Risks of Walking on an Incline
Walking on an incline engages your calves, quadriceps and glutes, and can also help to strengthen your back and abdominal muscles. Incline walking is a common strategy for adding difficulty to an aerobic workout and can increase your overall physical fitness. However, walking on an incline carries some risks, and people with injuries, chronic illnesses and brittle bones should consult their physicians before beginning a new fitness routine.
Walking uphill is more challenging than walking on a flat surface, and your body has to be strong enough to propel you uphill. If you have poor balance or injured muscles, your risk of falling is increased when walking uphill. This is particularly problematic for people suffering from osteoporosis and for people with a history of injured muscles.
When you walk on an incline, your footing must change to accommodate the shape of the hill, and your feet may bear more weight as your muscles adjust to the new position. Some people experience foot pain when walking uphill. With poorly fitting or new shoes, your risk of blisters also increases. If you continue to walk uphill with blisters and pain, you could develop more serious injuries such a strained or sprained muscles in the foot and ankle or infected blisters. If you're walking at a brisk pace on a hard surface, you may experience joint pain, particularly in the ankles.
Walking up a slight incline is unlikely to cause muscle injuries, but walking up a steep incline requires hard work. Overexertion, particularly if you're not physically fit, is a risk. You may experience sore muscles immediately after walking uphill. Prolonged hill walking can contribute to strains and sprains in the legs, and you may experience muscle knots in your quadriceps and glutes.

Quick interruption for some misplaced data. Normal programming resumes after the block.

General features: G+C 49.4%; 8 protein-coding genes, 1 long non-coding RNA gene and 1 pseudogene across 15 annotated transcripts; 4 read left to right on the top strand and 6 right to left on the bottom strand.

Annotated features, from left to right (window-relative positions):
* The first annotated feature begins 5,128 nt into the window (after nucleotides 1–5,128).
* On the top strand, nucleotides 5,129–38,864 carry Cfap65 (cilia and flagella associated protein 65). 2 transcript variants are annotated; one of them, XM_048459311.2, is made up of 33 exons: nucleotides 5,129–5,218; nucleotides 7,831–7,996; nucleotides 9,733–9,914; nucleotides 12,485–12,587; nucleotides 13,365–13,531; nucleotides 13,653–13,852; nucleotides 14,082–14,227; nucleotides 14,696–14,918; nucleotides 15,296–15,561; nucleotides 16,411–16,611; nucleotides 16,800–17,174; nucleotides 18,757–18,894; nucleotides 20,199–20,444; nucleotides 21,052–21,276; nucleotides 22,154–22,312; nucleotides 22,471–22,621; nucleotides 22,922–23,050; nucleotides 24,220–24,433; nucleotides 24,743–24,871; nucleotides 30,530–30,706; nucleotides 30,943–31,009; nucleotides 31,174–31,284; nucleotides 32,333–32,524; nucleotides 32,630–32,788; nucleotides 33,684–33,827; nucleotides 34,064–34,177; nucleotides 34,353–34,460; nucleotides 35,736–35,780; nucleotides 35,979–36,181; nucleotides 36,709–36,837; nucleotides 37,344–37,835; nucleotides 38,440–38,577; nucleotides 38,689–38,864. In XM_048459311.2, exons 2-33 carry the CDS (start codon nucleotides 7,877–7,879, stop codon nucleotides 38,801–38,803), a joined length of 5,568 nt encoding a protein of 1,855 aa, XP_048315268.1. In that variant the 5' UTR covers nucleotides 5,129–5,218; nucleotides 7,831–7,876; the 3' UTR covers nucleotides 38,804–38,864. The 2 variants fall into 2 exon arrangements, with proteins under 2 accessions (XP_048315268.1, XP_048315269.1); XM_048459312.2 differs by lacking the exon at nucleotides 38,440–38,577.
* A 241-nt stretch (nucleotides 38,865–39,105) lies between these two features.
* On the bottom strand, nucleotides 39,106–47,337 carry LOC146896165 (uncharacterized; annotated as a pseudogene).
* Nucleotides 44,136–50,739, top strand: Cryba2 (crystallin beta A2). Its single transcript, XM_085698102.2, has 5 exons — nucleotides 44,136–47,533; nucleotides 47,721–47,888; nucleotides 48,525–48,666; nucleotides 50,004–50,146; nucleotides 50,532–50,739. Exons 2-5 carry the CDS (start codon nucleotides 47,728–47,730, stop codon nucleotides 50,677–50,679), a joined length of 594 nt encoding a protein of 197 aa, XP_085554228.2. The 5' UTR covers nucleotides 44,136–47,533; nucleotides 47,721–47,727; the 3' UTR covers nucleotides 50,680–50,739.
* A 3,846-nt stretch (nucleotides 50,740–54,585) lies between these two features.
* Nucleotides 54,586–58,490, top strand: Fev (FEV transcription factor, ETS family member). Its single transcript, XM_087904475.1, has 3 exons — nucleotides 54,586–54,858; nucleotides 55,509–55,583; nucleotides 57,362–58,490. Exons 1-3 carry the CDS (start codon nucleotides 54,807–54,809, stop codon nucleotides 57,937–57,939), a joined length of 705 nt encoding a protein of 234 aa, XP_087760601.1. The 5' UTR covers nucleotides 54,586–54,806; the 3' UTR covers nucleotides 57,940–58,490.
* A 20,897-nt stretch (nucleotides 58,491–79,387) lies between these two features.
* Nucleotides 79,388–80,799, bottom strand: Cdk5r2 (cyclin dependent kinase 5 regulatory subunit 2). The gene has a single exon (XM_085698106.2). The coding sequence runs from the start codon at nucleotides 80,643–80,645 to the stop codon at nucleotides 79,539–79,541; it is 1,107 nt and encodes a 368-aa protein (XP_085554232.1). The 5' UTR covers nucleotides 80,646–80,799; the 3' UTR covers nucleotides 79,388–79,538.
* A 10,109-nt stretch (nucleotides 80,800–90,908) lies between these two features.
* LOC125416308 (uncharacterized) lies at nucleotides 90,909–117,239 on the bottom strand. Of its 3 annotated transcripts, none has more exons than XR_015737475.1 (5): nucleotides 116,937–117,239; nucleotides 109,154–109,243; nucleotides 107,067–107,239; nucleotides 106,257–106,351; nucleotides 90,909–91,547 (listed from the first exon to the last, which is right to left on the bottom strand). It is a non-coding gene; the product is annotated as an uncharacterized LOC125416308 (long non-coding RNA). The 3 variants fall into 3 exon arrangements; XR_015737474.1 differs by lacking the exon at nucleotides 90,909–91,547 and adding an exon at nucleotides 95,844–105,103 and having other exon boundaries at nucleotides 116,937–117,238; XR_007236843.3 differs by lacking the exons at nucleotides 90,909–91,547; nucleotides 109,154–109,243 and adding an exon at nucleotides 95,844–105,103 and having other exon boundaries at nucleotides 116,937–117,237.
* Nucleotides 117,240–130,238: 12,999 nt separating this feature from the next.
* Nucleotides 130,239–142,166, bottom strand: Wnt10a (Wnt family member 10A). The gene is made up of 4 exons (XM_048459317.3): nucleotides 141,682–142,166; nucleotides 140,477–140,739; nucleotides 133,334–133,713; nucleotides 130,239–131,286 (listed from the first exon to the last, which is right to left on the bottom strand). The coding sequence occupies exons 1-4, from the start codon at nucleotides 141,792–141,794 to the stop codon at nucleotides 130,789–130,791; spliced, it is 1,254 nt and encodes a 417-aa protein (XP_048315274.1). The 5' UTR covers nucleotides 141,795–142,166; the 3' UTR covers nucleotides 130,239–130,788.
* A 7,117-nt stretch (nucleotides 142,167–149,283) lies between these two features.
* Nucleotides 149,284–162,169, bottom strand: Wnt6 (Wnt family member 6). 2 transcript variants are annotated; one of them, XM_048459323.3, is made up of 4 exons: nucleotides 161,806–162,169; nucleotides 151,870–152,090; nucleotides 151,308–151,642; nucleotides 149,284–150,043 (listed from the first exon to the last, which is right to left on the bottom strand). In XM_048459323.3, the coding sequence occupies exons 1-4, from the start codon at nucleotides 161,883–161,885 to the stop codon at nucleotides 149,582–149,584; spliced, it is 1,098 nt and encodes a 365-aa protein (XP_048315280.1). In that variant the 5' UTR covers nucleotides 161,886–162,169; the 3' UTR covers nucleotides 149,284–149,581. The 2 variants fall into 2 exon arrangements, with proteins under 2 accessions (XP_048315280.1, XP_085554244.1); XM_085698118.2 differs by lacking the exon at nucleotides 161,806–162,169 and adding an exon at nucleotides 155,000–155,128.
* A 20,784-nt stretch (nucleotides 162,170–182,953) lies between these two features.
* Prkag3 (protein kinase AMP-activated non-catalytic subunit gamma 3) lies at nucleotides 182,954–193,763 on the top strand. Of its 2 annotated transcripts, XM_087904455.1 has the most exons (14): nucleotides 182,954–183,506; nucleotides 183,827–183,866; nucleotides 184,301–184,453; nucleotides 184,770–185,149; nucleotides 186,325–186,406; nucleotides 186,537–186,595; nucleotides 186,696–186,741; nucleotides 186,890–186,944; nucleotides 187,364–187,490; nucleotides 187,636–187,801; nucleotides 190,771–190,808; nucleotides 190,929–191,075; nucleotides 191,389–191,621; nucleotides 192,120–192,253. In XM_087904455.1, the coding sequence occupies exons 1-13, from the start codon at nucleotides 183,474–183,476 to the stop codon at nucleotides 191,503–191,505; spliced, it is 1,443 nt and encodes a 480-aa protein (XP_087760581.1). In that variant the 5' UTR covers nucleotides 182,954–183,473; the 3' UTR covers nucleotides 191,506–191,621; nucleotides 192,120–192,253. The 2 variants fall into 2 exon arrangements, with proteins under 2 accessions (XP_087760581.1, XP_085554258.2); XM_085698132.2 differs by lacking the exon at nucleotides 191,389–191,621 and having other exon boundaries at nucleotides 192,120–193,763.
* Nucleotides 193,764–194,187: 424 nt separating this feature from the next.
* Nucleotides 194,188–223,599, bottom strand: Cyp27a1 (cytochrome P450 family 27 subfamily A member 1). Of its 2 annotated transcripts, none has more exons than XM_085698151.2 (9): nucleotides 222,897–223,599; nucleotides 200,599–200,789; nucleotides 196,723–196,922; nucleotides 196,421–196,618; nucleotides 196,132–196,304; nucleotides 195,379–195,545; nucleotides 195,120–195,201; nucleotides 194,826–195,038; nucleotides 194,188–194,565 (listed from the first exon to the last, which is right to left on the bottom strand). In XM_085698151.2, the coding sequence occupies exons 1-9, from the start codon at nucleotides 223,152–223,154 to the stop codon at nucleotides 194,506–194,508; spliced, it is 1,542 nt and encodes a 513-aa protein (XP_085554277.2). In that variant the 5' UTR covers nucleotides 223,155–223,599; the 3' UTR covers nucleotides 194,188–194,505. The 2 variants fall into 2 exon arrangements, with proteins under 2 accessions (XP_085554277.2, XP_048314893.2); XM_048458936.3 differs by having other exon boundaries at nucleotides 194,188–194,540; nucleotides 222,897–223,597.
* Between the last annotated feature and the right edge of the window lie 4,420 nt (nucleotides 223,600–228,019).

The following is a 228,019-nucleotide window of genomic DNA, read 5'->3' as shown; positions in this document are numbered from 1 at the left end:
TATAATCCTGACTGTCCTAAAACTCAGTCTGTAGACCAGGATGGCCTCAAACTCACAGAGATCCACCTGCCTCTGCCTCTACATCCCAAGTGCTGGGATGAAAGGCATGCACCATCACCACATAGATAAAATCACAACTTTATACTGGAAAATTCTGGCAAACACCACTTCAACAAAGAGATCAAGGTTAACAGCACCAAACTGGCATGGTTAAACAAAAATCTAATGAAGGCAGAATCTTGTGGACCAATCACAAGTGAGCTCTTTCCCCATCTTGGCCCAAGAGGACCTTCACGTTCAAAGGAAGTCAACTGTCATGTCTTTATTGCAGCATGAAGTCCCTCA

Reducing the Risk
To reduce your risk of injury, walk on a flat surface until you've grown accustomed to a walking routine. Then gradually increase the steepness of the incline over the course of several weeks. Wear snug shoes that do not rub or chafe, and consider adding insoles to reduce the impact of walking on your joints. Warm up by walking on a flat surface for five minutes, and stretch before you begin any workout.
- Harvard Medical School: Walking: Your Steps to Health
- Journal of Geriatric Physical Therapy: Effects of an Inclined Walking Surface and Balance Abilities on Spatiotemporal Gait Parameters of Older Adults
- Registers of Scotland Executive Agency: Basics Safety Rules for People Who Are New to Hillwalking
Van Thompson is an attorney and writer. A former martial arts instructor, he holds bachelor's degrees in music and computer science from Westchester University, and a juris doctor from Georgia State University. He is the recipient of numerous writing awards, including a 2009 CALI Legal Writing Award.